WASHINGTON — The United States on March 16 issued a sharp condemnation of Russia’s seizure of Crimea and the referendum that Moscow staged there and later held up as justification for its annexation of the Black Sea peninsula.
The denunciation by the U.S. State Department came on the third anniversary of the referendum organized following the seizure of key government buildings in Crimea by Russian special forces without insignia after former Ukrainian President Viktor Yanukovych fled to Russia amid mass street protests across the country.
It was also the latest example of the continuation of Washington’s tough public stance on Crimea that President Donald Trump, who has pledged to seek better ties with Moscow, inherited from his predecessor, Barack Obama.
“The United States does not recognize Russia’s ‘referendum’ of March 16, 2014, nor its attempted annexation of Crimea and continued violation of international law,” State Department spokesman Mark Toner said in a statement. “We once again reaffirm our commitment to Ukraine’s sovereignty and territorial integrity.”
Trump said during his campaign that he would like to boost cooperation with Russia on a range of issues, including counterterrorism, and that he would seek to make a deal a “that’s great — not good, great — for America, but also good for Russia.”
Trump’s stated desire for rapprochement with Moscow — and his suggestion that he could consider lifting sanctions imposed by the Obama administration on Russia in response to the Crimea annexation — has rattled European allies who fear he could turn a blind eye to Russian expansionism.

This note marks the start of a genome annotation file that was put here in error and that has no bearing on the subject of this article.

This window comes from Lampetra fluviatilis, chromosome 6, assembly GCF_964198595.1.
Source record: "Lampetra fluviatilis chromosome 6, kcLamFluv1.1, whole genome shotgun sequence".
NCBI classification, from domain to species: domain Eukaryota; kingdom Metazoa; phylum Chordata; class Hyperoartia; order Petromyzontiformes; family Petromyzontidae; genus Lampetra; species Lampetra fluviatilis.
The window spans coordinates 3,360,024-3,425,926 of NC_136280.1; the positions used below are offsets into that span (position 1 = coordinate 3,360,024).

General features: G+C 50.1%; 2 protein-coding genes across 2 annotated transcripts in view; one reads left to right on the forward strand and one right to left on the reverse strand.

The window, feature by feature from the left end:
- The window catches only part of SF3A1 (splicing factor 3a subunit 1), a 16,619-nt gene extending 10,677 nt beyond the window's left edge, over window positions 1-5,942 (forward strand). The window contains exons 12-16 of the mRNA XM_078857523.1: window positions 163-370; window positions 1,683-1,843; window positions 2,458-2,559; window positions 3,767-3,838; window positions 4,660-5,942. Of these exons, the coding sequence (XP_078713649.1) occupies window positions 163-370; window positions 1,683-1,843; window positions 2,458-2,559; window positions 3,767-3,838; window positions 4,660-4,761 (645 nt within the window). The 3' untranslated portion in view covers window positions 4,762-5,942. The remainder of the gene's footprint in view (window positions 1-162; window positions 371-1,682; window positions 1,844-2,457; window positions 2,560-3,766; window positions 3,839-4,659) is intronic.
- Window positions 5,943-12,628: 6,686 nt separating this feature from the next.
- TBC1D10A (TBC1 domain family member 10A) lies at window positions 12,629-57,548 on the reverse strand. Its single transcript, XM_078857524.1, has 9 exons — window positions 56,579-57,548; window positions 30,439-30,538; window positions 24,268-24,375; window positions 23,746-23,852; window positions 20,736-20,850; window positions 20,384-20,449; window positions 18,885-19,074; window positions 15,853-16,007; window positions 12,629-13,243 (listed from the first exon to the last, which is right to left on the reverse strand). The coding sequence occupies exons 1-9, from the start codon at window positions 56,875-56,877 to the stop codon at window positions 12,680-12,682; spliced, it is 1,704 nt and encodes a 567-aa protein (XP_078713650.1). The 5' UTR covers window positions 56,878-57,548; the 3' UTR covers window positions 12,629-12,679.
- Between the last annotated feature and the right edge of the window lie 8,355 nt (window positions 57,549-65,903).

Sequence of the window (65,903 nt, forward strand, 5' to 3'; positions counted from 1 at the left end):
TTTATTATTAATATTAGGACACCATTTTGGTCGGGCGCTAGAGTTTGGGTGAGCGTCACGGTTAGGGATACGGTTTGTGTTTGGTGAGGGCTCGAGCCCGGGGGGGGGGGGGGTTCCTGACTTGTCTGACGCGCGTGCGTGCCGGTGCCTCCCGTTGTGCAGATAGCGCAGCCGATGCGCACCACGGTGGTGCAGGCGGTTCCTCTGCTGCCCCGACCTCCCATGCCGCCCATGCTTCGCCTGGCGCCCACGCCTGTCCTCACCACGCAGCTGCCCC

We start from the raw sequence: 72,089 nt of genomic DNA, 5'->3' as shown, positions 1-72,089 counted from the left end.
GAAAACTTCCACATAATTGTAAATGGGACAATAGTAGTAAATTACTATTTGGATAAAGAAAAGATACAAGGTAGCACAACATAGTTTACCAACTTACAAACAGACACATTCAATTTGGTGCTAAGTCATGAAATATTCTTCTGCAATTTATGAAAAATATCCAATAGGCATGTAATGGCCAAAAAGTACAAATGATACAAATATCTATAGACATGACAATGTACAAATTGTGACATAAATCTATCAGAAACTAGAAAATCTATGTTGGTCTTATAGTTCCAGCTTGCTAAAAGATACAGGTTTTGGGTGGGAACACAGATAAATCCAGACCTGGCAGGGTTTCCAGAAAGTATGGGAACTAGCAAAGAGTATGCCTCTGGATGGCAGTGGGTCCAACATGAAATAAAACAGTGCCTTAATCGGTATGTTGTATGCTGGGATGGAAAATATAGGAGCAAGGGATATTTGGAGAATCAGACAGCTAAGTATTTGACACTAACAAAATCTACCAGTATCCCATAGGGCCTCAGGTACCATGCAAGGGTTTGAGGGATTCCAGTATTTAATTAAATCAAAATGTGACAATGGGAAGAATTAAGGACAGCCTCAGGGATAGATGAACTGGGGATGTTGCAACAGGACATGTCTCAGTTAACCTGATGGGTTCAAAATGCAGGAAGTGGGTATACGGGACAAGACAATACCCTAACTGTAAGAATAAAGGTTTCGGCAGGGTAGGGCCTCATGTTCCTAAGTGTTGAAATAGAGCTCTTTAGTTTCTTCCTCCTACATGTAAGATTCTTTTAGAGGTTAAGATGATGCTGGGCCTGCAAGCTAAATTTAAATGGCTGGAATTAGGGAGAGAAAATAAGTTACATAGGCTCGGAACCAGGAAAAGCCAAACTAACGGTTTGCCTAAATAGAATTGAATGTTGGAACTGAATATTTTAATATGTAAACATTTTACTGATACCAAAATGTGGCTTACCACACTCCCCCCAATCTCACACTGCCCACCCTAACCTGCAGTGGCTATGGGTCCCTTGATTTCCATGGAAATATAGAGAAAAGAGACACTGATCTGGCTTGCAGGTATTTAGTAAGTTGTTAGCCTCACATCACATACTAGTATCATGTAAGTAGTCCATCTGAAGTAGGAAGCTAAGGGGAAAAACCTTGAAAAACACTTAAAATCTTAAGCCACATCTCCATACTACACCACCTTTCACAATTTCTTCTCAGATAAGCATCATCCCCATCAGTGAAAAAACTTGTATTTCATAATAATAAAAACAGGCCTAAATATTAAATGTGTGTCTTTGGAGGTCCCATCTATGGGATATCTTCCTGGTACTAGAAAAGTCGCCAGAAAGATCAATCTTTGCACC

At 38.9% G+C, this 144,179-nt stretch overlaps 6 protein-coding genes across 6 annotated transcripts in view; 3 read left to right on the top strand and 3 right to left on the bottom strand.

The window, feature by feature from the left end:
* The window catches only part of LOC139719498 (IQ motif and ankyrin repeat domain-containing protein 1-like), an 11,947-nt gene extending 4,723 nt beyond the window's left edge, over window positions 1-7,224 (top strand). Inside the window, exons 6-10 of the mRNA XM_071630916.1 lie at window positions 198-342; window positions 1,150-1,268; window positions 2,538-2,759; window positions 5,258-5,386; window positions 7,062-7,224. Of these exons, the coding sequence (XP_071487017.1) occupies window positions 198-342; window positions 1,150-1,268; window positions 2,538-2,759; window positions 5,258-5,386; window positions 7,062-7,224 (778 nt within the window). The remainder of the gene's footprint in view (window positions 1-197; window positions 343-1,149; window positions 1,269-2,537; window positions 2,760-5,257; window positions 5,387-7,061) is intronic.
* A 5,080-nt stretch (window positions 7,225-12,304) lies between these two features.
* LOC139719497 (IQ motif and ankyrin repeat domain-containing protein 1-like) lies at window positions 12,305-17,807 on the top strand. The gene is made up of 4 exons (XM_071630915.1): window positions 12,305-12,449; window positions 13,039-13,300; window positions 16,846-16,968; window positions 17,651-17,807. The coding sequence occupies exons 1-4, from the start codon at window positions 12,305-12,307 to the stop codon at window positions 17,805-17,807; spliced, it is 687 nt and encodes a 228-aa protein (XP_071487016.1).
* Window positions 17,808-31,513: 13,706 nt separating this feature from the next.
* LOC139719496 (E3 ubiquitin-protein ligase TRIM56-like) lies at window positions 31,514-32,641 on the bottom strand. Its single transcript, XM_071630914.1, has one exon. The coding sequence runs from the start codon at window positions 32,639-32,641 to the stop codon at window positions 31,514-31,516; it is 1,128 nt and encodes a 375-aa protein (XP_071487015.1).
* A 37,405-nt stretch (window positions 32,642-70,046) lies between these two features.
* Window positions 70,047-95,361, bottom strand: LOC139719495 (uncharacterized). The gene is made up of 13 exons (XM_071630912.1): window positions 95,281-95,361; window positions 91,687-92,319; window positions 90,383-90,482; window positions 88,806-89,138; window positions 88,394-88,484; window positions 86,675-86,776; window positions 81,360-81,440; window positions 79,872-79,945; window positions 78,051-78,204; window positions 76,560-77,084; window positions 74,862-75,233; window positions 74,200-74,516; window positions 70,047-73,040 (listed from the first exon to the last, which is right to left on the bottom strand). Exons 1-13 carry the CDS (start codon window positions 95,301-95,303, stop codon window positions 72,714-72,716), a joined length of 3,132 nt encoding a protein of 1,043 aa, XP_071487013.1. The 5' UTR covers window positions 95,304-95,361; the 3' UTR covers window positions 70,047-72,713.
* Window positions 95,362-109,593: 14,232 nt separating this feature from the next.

Less than two months into Trump’s presidency, however, there is no public indication that his administration is giving ground on Crimea. Senior members of his cabinet — most notably his ambassador to the UN, Nikki Haley — have publicly denounced Russian “occupation of the peninsula.”
In his March 16 statement, Toner said Washington “again condemns the Russian occupation of Crimea and calls for its immediate end.”
“Our Crimea-related sanctions will remain in place until Russia returns control of the peninsula to Ukraine,” he said.
Speaking to reporters in Moscow the same day, Kremlin spokesman Dmitry Peskov dismissed the possibility that Crimea could be returned to Ukraine under some sort of deal with the United States.
The Trump administration has also continued the Obama administration’s stiff opposition to Russia’s backing of armed separatists in eastern Ukraine in a conflict that has killed more than 9,750 since April 2014.
Earlier on March 16, the European Parliament called on Moscow to free more than two dozen “illegally and arbitrarily detained” Ukrainian citizens, “both in Russia and in the temporarily occupied territories of Ukraine, and to provide for their safe return.”